The Great British Sewing Bee is back on BBC 1. Seamsters and seamstresses across the UK are eagerly tuning in for the show’s seventh series as 12 contestants compete for the crown of Britain’s best amateur sewer. As a keen sewer herself, BCS Senior Press Officer, Victoria Temple says knowledge of computational thinking comes in handy.

‘You’re not going to sew tartan, are you?’ said my mother with a tone of warning, when I told her I was making a coat for my daughter.

My mother is an excellent seamstress, and I should have paid heed.

If you’ve ever tried to cut tartan fabric so that the stripes match vertically and horizontally, and simultaneously follow the curve of a sleeve or the back of the coat, you’ll know there’s nothing ‘woolly’ about sewing.

Indeed, most of it is a computational conundrum, looking for patterns and thinking about the process.

Girl in a tartan coat holding a bunch of flowers

The role of computational thinking in sewing

When I tell people I sew, that’s actually not the whole truth. Because the sewing part is minimal, and, if I’m honest, a bit tedious. What I do most is think about sewing. How to solve problems so that I can create beautiful clothes, (that I can’t normally afford) and not ruin expensive fabric, which I occasionally share on my blog, As it Seams.

I’ve come to realise that top-class tailors are mathematicians, engineers and computational thinkers.

So, as we watch the Great British Sewing Bee contestants solve sewing conundrums and produce something wearable - rapidly - we’re watching some serious computational thinking including abstraction, decomposition, algorithms and very frequently debugging. DevOps teams could certainly learn a thing or two from the crisis management and refactoring that happens on the programme most weeks.

Checks and balances

Who knew for instance that tartan fabric comes in two forms, ‘unbalanced’ and ‘balanced’ checks? Balanced check is symmetrical both horizontally and vertically, while unbalanced has only one symmetry plane, (or sometimes none) making them much harder to match across the seams of a bodice, or around a shoulder or a two-piece sleeve. But getting it right matters. Mismatched stripes, that don’t ‘flow’ around a back, sleeve or lapels of a jacket are painful on the eye.

Matching patterns perfectly, uses more fabric - so in commercial production costs more. So, I wasn’t surprised that it takes mathematical algorithms to ensure perfect pattern matching, with minimal fabric use, such as published in a scientific research journal in 20191. Such a tool would be the Holy Grail for home tailors, who do these things with a blend of a mathematical eye, experience, precision, and a lot of pins and swearing. (And of course, the fabric itself is mathematical: herringbone, twill, satin, poplin are all created by different patterns between warp and weft.)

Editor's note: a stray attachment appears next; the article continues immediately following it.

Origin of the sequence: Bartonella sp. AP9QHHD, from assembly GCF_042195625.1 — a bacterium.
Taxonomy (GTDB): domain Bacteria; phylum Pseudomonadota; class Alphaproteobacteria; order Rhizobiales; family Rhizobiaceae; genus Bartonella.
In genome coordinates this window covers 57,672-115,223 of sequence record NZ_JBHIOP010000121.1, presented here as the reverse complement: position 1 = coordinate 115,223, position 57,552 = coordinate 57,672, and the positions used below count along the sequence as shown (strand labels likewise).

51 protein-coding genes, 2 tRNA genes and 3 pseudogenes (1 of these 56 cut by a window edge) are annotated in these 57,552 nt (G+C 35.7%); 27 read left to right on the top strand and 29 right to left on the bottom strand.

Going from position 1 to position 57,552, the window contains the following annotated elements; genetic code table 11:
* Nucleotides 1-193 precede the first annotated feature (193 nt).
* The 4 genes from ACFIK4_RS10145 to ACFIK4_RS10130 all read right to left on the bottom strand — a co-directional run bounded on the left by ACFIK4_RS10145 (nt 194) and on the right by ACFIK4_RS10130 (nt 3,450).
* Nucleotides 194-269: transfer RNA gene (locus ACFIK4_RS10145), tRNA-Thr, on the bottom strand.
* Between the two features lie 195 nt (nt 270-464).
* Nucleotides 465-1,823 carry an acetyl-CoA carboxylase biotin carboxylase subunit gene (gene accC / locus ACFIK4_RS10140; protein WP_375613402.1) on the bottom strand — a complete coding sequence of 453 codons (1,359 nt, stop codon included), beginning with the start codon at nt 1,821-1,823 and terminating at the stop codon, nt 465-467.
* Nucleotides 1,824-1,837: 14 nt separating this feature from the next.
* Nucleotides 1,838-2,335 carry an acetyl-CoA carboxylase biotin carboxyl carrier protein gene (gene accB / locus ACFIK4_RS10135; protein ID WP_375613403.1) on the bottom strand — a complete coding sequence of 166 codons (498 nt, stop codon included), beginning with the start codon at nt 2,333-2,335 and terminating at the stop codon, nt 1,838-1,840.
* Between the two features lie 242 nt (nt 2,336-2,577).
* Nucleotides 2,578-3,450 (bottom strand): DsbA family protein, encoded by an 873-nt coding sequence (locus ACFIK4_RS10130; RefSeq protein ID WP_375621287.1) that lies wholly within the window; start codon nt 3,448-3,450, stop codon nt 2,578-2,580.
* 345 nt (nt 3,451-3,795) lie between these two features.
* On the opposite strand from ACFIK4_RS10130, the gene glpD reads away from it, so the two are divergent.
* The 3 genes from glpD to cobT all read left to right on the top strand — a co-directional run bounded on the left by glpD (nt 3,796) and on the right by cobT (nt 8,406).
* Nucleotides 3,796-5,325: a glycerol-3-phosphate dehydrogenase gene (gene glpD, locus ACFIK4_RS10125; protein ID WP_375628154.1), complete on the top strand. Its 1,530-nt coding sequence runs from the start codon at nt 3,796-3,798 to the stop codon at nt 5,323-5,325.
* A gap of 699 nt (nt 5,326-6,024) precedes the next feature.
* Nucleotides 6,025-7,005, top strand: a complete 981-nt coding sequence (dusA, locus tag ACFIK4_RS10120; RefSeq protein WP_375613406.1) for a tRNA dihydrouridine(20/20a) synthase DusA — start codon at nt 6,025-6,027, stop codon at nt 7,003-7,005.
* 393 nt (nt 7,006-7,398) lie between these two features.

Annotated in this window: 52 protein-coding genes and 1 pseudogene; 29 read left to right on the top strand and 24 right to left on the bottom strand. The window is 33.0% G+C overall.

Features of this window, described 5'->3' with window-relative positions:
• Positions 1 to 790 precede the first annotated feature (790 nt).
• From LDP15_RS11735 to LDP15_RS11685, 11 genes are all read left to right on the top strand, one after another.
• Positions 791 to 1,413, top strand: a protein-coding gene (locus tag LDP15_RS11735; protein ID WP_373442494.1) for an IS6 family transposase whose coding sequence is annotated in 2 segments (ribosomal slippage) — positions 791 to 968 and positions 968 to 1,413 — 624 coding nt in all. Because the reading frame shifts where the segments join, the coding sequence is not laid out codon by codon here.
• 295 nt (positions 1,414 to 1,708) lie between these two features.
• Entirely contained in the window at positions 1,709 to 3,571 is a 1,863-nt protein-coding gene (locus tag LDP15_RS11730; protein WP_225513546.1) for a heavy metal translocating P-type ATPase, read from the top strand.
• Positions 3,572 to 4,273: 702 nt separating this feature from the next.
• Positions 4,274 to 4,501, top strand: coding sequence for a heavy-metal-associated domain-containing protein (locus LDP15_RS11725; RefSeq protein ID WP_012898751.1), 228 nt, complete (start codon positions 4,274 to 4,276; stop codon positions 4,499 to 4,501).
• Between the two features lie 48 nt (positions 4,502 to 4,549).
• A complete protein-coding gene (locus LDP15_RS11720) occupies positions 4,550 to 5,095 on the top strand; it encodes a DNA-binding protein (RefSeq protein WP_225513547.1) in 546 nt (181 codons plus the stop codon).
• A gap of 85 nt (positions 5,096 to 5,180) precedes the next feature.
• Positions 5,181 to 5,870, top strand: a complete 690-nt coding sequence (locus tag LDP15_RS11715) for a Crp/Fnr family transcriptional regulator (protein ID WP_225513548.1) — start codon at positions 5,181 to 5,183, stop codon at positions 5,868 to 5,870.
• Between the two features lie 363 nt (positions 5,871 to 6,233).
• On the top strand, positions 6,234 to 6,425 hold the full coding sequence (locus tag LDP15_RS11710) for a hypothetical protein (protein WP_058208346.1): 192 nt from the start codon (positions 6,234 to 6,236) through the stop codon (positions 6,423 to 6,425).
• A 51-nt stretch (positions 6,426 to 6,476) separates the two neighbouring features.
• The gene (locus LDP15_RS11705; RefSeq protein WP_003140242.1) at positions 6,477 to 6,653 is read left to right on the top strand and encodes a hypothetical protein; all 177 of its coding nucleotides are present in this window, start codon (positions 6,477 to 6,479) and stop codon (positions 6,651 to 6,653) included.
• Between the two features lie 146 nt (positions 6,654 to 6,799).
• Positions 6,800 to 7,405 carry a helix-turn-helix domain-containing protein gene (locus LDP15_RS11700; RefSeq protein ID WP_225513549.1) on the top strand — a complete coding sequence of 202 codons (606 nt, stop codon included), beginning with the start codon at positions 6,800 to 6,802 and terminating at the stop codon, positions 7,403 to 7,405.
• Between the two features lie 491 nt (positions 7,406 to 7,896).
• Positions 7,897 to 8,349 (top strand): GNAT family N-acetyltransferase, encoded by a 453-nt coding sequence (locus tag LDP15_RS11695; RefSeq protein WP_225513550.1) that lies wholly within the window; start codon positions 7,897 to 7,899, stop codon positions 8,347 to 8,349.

It’s not just about pattern matching. It’s also about process.

Picture collage of the girl in the tartan coat

Thinking outside the box

I’m making a coat for myself now and it may surprise non-sewers that the very first step was sewing the buttonholes. Surely that would be the finishing touch? But no, I’m making ‘bound buttonholes’ usually found on expensive woollen coats, which can only be made before the entire construction. Once the coat is pieced together it’s impossible to get inside the seams to make those buttonholes.

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Bound buttonholes, look posh, but they’re also better when sewing through several layers of wool.

Which is, of course, one of the key variables in sewing - the behaviour of the fabric itself. Will it fray? Shrink? Drape? Stretch? There’s usually a set of pattern instructions - which piece to sew first etc. But most instructions cannot account for the behaviour of fabric behaviour.

Nor do pattern instructions fully account for that other key variable, body shape. If I want a dress to fit my narrow shoulders or my lockdown ‘surplus padding’, that means adjustments in seams in precisely the right place to remove (or add) slack.

The right fit

How to manipulate two-dimensional shapes around the 3D complexities of the human form is an art - and a science. There’s a lot of interest from the fashion industry right now in using AI to create bespoke ‘remodelling’ of patterns to perfectly match an individual2.

The problem boils down to taking a 2D description of the pattern for a generic person, then based on an actual 3D model of the intended wearer of the clothes creating a new 2D pattern that perfectly adapts the generic one to the real person and does not cause stretching or deformation of the textiles when they are cut and stitched together.

I’m not a computer scientist, but I now ‘see’ good sewing and tailoring in a different way. A perfectly tailored suit, beautiful ballgown or a coat that will last a lifetime hides hidden skills and knowledge to make it work so beautifully, which the user, the wearer, barely knows exists. Dare I say it, like a well-designed computer programme?

Girl in a tartan coat